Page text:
On the Second Day
Friday, August 31, 2007 Filed in: rivers
The advantage of picking one's mum up from Luton airport is that it's then possible to squeeze in a second fishing trip on the way back home. Haviing scored so mightily with the barbel the day before, I didn't need to persuade myself too hard to try again. Having negotiated another early rise I arrived at the car park at about 6.30am. No-one there but myself and a man who appears to be living out of his van with two enormous shaggy dogs.
It's colder this morning and the blister from the Doc Martins is playing up on my right heel as I wander down the road to the track. Turning the corner, two tiny farm cats come pelting through the gate and stop dead right in front me. They both spring vertically into their air and then one cuts off left while the other goes right. It's like finding yourself suddenly in the middle of a cartoon.
I know where the river is now, so there are none of yesterday's geographical distractions. I head straight for the right swim and tackle up exactly as yesterday. First cast I get a hilarious chub bite. Second cast I get a nice little chub - about 2lbs - and then nothing. The swim goes dead and I wonder if I've put everything down by returning the chub into the water at my feet. I try different parts of the swim and start to pick up bites. At around 8.30 I see a kingfisher zipping low across the water, heading downstream and shortly afterwards I'm buzzed by a small flock of finches who take it in turns to be surprised at finding my head directly in their flight path. They settle into the tree beside me and chatter away happily. Then the swans move in and sit right in front of me for 20 minutes. I make a cup of coffee while I wait for them to move on.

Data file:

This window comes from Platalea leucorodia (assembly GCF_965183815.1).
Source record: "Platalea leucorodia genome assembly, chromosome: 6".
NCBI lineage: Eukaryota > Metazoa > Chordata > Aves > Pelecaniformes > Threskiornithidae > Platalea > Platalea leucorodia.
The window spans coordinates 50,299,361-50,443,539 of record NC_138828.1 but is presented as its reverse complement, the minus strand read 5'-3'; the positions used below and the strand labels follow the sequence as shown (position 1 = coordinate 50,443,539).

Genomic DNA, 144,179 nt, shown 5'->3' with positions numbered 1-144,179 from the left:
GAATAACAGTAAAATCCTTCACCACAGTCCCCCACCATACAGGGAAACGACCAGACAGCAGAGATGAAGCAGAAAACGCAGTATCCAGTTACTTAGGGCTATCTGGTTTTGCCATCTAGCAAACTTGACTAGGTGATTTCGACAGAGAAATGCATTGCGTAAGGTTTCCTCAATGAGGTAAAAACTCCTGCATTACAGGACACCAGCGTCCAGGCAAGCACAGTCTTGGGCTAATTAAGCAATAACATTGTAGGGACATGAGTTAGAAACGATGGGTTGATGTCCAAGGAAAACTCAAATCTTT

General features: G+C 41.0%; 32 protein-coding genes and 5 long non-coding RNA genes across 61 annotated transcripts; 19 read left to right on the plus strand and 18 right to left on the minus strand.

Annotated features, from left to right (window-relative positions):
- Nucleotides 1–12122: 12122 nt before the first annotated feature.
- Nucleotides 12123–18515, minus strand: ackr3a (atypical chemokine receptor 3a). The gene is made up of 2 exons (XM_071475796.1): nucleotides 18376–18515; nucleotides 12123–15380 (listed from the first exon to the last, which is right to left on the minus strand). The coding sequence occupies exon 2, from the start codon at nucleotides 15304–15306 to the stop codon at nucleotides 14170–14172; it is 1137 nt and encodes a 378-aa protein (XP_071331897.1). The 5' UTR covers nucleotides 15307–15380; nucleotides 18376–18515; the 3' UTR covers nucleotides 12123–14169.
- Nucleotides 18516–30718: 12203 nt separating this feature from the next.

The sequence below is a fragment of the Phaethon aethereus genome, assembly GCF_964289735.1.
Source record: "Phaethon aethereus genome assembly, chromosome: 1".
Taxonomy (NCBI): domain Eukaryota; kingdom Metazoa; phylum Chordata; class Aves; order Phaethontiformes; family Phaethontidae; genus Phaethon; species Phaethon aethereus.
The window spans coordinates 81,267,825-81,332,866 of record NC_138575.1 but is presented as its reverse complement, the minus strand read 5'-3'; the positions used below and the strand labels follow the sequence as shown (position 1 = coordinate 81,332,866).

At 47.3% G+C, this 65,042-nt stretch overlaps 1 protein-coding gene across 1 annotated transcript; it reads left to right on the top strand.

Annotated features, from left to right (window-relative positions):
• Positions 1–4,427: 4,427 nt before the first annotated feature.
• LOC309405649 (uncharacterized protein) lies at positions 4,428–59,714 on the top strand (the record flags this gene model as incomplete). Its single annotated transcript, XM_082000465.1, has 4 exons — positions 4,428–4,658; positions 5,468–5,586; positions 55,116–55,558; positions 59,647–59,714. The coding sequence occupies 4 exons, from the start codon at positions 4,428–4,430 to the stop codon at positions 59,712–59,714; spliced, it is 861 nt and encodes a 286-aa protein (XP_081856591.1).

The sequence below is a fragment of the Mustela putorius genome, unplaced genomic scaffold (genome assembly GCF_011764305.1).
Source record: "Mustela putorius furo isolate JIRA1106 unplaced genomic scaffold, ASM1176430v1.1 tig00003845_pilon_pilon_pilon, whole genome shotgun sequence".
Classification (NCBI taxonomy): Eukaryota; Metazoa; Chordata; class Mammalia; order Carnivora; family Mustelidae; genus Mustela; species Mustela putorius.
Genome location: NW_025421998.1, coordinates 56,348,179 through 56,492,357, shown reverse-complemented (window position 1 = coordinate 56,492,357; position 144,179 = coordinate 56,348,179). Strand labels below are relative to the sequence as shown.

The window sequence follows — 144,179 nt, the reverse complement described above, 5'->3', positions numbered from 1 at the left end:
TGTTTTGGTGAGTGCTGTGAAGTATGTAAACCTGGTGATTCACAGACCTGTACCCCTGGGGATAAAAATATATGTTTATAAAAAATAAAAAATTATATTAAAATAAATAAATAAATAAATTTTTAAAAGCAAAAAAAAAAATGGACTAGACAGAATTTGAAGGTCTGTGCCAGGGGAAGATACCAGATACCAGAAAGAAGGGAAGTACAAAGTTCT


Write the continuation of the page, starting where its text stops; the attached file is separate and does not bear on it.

Last cast, I drop the bait almost directly in front of me, a few feet out from the bank. The rod is in the rest and then it isn't. I'm striking a solid thump and it's another barbel. It comes up off the bottom faster than yesterday's one but then wakes up and proceeds to take me for a tour of all the interesting-looking snags in the swim, almost getting his nose into the big one in the middle before I turn him away. I'm using pretty stout tackle so it's relatively easy. When he comes in he's larger than yesterday's and is turning to golden brown, the way barbel do when they get bigger. Only one more and it'll equal my best ever tally of barbel in a season.
About the author
Rob Beattie is the other of several popular fishing books. He's also a regular contributor to Waterlog magazine.